Stories have been the rage in the knowledge field lately. Hold on… Stories have been the rage in the field of human beings for ever! KM or not, it doesn’t matter, stories are part of our hard-wiring. We were born for stories. Which is what makes this stock-taking post quite a daunting challenge. And yet, recent discussions on the KM4Dev mailing list about process documentation and the use of stories reminded me of the everlasting importance of storytelling in the specific field of KM. And so I figured I could kick my lazy arse and graft for a stock-taking post on another phoenix (1) of the KM field.
But first off, here is what this list of resources could look like and you’ll understand why I hesitated about writing this stock-taking post. Tim Sheppard’s website has not been updated since 2003. I’m almost tempted to say “thank goodness for it!” as my mind starts boggling. Instead, I’m focusing here on a short series of (PDF) resources that offer practical guidance on how to use storytelling in knowledge-focused work, primarily in development work, but not only. These resources all include a tiny bit of theory and mostly some practical tips, tools and templates. The list is not exhaustive, it is not pretentious, but I hope it offers some useful links. It was certainly helpful for me to compile this list for future reference.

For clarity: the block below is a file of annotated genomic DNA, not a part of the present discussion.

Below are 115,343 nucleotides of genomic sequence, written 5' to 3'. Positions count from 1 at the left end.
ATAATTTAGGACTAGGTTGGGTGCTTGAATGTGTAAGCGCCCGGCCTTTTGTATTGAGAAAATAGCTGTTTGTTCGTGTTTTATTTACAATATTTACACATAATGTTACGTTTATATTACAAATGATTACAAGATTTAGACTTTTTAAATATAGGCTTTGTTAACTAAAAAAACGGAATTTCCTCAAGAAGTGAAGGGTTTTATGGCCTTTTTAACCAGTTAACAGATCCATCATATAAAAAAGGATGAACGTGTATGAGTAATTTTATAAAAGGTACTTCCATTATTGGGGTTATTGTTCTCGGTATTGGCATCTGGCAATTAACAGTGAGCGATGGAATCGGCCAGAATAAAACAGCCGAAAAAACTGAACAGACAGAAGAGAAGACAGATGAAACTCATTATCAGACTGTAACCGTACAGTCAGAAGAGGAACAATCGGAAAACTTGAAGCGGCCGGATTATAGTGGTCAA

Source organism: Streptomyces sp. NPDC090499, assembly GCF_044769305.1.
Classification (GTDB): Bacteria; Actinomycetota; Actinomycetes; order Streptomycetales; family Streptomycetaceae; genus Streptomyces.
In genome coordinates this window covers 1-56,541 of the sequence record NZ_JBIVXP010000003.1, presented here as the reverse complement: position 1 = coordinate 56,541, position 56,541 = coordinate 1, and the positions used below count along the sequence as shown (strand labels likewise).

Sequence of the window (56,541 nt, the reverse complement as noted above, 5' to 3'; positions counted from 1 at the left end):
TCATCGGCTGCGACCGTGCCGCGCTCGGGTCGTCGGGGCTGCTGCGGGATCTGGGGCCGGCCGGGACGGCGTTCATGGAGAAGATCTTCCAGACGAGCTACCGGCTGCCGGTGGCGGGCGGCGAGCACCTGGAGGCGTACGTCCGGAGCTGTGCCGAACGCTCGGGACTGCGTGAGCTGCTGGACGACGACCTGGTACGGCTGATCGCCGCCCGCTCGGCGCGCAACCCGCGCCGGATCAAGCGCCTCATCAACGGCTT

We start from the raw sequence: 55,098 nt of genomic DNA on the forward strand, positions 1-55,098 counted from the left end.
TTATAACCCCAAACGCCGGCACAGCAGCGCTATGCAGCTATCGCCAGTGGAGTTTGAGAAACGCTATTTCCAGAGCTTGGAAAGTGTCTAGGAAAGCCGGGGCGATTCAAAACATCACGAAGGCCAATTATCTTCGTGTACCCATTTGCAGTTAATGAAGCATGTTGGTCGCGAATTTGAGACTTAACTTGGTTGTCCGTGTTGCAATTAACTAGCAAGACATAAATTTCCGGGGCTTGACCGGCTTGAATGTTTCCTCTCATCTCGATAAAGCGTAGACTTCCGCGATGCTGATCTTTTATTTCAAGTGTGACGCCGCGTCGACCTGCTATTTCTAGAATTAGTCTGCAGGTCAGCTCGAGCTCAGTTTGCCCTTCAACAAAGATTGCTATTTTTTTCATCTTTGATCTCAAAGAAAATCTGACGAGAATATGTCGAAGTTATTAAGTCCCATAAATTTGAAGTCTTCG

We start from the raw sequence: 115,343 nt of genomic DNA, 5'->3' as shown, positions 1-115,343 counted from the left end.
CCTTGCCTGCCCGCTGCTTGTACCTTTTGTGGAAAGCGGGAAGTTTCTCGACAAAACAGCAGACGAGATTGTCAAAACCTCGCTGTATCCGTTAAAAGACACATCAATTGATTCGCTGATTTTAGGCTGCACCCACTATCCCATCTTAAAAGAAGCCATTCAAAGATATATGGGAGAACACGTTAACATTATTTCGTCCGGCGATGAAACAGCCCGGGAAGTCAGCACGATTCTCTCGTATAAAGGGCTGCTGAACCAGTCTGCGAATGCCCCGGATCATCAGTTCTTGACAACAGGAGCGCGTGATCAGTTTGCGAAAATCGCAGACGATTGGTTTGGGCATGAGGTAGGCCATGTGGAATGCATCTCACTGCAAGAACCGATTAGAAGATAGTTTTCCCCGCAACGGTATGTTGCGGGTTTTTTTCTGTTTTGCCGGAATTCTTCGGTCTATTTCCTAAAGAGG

So here are some nuggets hidden in the river of web knowledge…
SDC’s guide to using story and narrative tools in development co-operation (practitioner’s version) (Source: Swiss Development Cooperation / www.deza.ch)
This 24-page practical guide (from 2006) offers an excellent introduction to storytelling, explaining the difference between stories and reports, introducing exercises and questions to tease out stories, examining the structure of stories, offering checklists for the different parties involved in storytelling, giving a useful overview of different story techniques and finally a troubleshooting guide.